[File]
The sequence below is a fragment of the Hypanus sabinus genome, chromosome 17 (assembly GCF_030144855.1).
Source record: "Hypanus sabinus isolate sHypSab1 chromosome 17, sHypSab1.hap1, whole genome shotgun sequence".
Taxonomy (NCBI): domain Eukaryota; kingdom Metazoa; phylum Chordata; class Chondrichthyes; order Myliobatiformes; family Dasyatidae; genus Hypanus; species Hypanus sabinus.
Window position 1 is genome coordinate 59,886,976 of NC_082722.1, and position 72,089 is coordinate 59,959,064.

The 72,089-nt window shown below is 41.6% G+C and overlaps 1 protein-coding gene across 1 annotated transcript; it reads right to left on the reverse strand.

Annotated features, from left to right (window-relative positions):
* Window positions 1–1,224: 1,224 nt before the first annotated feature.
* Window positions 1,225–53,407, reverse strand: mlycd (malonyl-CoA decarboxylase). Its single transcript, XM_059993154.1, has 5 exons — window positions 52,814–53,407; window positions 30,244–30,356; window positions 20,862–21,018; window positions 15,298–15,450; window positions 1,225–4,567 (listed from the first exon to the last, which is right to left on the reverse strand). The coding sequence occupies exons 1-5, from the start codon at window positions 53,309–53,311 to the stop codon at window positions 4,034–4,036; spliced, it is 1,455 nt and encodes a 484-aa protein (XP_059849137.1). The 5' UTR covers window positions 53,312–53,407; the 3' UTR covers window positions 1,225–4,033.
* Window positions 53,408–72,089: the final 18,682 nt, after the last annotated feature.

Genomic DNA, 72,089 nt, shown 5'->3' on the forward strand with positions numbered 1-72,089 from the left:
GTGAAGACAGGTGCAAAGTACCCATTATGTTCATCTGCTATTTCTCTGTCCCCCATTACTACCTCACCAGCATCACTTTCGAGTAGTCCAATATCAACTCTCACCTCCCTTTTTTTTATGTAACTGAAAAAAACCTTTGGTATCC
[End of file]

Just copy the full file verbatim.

The sequence below is a fragment of the Hypanus sabinus genome, chromosome 17 (assembly GCF_030144855.1).
Source record: "Hypanus sabinus isolate sHypSab1 chromosome 17, sHypSab1.hap1, whole genome shotgun sequence".
Taxonomy (NCBI): domain Eukaryota; kingdom Metazoa; phylum Chordata; class Chondrichthyes; order Myliobatiformes; family Dasyatidae; genus Hypanus; species Hypanus sabinus.
Window position 1 is genome coordinate 59,886,976 of NC_082722.1, and position 72,089 is coordinate 59,959,064.

The 72,089-nt window shown below is 41.6% G+C and overlaps 1 protein-coding gene across 1 annotated transcript; it reads right to left on the reverse strand.

Annotated features, from left to right (window-relative positions):
* Window positions 1–1,224: 1,224 nt before the first annotated feature.
* Window positions 1,225–53,407, reverse strand: mlycd (malonyl-CoA decarboxylase). Its single transcript, XM_059993154.1, has 5 exons — window positions 52,814–53,407; window positions 30,244–30,356; window positions 20,862–21,018; window positions 15,298–15,450; window positions 1,225–4,567 (listed from the first exon to the last, which is right to left on the reverse strand). The coding sequence occupies exons 1-5, from the start codon at window positions 53,309–53,311 to the stop codon at window positions 4,034–4,036; spliced, it is 1,455 nt and encodes a 484-aa protein (XP_059849137.1). The 5' UTR covers window positions 53,312–53,407; the 3' UTR covers window positions 1,225–4,033.
* Window positions 53,408–72,089: the final 18,682 nt, after the last annotated feature.

Genomic DNA, 72,089 nt, shown 5'->3' on the forward strand with positions numbered 1-72,089 from the left:
GTGAAGACAGGTGCAAAGTACCCATTATGTTCATCTGCTATTTCTCTGTCCCCCATTACTACCTCACCAGCATCACTTTCGAGTAGTCCAATATCAACTCTCACCTCCCTTTTTTTTATGTAACTGAAAAAAACCTTTGGTATCC